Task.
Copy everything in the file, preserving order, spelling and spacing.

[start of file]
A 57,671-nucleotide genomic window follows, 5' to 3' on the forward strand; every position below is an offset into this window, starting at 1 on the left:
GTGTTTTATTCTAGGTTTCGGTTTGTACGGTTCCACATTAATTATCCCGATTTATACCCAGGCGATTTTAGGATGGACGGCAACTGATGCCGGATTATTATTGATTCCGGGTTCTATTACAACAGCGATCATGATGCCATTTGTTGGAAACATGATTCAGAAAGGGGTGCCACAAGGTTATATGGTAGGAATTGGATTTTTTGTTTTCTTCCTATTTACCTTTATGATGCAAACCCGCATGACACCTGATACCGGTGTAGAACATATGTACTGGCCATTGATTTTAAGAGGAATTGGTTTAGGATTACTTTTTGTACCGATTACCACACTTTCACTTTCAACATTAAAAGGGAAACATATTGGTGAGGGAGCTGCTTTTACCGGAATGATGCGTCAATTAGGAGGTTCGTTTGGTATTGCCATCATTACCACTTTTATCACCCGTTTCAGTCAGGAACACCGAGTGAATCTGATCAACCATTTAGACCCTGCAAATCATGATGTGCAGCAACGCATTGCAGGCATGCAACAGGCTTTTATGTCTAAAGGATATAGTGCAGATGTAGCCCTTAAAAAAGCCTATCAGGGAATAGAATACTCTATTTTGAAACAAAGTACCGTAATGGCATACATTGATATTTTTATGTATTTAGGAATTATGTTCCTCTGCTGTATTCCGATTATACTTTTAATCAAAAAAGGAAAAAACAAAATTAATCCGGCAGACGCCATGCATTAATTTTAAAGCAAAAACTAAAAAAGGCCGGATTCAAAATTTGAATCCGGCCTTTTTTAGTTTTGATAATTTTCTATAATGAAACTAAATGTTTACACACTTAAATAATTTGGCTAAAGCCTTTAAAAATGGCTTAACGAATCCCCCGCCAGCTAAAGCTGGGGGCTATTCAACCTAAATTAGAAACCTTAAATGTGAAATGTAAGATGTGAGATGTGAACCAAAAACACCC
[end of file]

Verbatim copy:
A 57,671-nucleotide genomic window follows, 5' to 3' on the forward strand; every position below is an offset into this window, starting at 1 on the left:
GTGTTTTATTCTAGGTTTCGGTTTGTACGGTTCCACATTAATTATCCCGATTTATACCCAGGCGATTTTAGGATGGACGGCAACTGATGCCGGATTATTATTGATTCCGGGTTCTATTACAACAGCGATCATGATGCCATTTGTTGGAAACATGATTCAGAAAGGGGTGCCACAAGGTTATATGGTAGGAATTGGATTTTTTGTTTTCTTCCTATTTACCTTTATGATGCAAACCCGCATGACACCTGATACCGGTGTAGAACATATGTACTGGCCATTGATTTTAAGAGGAATTGGTTTAGGATTACTTTTTGTACCGATTACCACACTTTCACTTTCAACATTAAAAGGGAAACATATTGGTGAGGGAGCTGCTTTTACCGGAATGATGCGTCAATTAGGAGGTTCGTTTGGTATTGCCATCATTACCACTTTTATCACCCGTTTCAGTCAGGAACACCGAGTGAATCTGATCAACCATTTAGACCCTGCAAATCATGATGTGCAGCAACGCATTGCAGGCATGCAACAGGCTTTTATGTCTAAAGGATATAGTGCAGATGTAGCCCTTAAAAAAGCCTATCAGGGAATAGAATACTCTATTTTGAAACAAAGTACCGTAATGGCATACATTGATATTTTTATGTATTTAGGAATTATGTTCCTCTGCTGTATTCCGATTATACTTTTAATCAAAAAAGGAAAAAACAAAATTAATCCGGCAGACGCCATGCATTAATTTTAAAGCAAAAACTAAAAAAGGCCGGATTCAAAATTTGAATCCGGCCTTTTTTAGTTTTGATAATTTTCTATAATGAAACTAAATGTTTACACACTTAAATAATTTGGCTAAAGCCTTTAAAAATGGCTTAACGAATCCCCCGCCAGCTAAAGCTGGGGGCTATTCAACCTAAATTAGAAACCTTAAATGTGAAATGTAAGATGTGAGATGTGAACCAAAAACACCC